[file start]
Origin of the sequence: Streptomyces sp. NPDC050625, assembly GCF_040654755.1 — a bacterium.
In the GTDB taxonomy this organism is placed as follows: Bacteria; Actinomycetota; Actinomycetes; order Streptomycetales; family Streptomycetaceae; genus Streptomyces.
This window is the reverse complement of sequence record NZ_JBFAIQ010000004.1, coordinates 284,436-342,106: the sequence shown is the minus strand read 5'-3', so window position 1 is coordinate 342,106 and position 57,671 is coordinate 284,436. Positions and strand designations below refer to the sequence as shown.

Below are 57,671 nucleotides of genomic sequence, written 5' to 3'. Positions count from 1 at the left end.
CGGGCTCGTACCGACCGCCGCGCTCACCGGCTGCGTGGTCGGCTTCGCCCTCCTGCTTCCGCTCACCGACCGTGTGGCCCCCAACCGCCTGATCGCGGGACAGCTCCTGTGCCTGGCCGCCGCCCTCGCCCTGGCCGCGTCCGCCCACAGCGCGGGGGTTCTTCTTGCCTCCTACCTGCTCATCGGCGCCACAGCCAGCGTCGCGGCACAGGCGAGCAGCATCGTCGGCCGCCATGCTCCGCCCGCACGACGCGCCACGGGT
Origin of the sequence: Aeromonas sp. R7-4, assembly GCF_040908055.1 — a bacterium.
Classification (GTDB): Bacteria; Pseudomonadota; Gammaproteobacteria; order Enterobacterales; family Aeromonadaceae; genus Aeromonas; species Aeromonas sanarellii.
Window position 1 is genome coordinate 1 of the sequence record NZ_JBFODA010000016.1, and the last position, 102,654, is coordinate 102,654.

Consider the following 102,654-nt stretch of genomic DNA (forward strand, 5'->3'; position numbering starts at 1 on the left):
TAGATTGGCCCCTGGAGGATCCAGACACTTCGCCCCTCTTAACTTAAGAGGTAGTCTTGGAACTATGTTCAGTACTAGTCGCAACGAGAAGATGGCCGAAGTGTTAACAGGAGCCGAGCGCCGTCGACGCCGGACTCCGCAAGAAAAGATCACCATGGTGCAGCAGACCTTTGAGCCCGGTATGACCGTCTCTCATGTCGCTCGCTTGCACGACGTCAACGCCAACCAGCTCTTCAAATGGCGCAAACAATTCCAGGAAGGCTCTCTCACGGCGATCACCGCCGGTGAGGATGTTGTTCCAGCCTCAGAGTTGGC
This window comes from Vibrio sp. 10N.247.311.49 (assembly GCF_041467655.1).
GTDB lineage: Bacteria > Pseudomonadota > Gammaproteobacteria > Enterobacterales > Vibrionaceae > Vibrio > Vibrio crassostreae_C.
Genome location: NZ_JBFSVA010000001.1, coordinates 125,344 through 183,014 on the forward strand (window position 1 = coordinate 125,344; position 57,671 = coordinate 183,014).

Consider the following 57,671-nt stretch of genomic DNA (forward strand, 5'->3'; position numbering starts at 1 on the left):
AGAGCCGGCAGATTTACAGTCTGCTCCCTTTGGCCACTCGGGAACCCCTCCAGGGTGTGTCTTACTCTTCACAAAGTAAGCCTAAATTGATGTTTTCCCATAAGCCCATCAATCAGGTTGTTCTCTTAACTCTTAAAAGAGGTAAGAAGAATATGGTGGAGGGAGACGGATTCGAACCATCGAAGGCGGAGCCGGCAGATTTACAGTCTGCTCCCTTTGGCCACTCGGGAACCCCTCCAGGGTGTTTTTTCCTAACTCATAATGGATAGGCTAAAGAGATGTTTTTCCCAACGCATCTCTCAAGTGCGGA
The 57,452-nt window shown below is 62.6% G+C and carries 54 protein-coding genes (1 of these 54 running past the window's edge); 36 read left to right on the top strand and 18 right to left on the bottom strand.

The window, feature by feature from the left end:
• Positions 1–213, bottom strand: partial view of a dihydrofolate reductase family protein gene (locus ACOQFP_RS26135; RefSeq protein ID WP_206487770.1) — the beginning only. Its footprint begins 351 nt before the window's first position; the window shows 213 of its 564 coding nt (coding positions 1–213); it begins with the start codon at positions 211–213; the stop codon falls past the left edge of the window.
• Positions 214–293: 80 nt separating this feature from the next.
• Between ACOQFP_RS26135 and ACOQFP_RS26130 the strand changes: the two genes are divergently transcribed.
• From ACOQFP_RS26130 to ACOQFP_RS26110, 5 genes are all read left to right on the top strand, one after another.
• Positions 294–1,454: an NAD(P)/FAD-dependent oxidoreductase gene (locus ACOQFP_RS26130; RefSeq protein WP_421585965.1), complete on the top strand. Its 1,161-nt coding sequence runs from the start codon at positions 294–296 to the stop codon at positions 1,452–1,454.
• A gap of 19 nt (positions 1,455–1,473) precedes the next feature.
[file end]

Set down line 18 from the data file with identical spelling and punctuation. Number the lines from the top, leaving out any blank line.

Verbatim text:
• Positions 1–213, bottom strand: partial view of a dihydrofolate reductase family protein gene (locus ACOQFP_RS26135; RefSeq protein ID WP_206487770.1) — the beginning only. Its footprint begins 351 nt before the window's first position; the window shows 213 of its 564 coding nt (coding positions 1–213); it begins with the start codon at positions 211–213; the stop codon falls past the left edge of the window.